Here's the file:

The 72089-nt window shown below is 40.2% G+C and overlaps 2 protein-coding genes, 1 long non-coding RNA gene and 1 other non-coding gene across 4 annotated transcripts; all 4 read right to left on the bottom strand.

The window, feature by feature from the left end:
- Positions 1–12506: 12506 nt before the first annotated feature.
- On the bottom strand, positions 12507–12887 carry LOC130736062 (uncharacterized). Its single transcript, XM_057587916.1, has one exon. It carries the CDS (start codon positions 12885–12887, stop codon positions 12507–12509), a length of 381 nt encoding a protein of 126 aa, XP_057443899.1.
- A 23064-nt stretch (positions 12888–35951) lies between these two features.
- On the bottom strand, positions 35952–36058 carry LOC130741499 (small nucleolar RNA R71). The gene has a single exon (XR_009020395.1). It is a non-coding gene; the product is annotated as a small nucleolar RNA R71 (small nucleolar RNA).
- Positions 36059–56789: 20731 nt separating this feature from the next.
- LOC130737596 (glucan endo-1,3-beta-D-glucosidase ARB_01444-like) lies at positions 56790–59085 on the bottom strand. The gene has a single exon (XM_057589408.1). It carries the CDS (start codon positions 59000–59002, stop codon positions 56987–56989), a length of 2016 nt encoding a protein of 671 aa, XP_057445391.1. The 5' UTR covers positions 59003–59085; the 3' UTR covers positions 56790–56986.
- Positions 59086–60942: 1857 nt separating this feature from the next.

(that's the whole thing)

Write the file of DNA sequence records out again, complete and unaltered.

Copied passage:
The 72089-nt window shown below is 40.2% G+C and overlaps 2 protein-coding genes, 1 long non-coding RNA gene and 1 other non-coding gene across 4 annotated transcripts; all 4 read right to left on the bottom strand.

The window, feature by feature from the left end:
- Positions 1–12506: 12506 nt before the first annotated feature.
- On the bottom strand, positions 12507–12887 carry LOC130736062 (uncharacterized). Its single transcript, XM_057587916.1, has one exon. It carries the CDS (start codon positions 12885–12887, stop codon positions 12507–12509), a length of 381 nt encoding a protein of 126 aa, XP_057443899.1.
- A 23064-nt stretch (positions 12888–35951) lies between these two features.
- On the bottom strand, positions 35952–36058 carry LOC130741499 (small nucleolar RNA R71). The gene has a single exon (XR_009020395.1). It is a non-coding gene; the product is annotated as a small nucleolar RNA R71 (small nucleolar RNA).
- Positions 36059–56789: 20731 nt separating this feature from the next.
- LOC130737596 (glucan endo-1,3-beta-D-glucosidase ARB_01444-like) lies at positions 56790–59085 on the bottom strand. The gene has a single exon (XM_057589408.1). It carries the CDS (start codon positions 59000–59002, stop codon positions 56987–56989), a length of 2016 nt encoding a protein of 671 aa, XP_057445391.1. The 5' UTR covers positions 59003–59085; the 3' UTR covers positions 56790–56986.
- Positions 59086–60942: 1857 nt separating this feature from the next.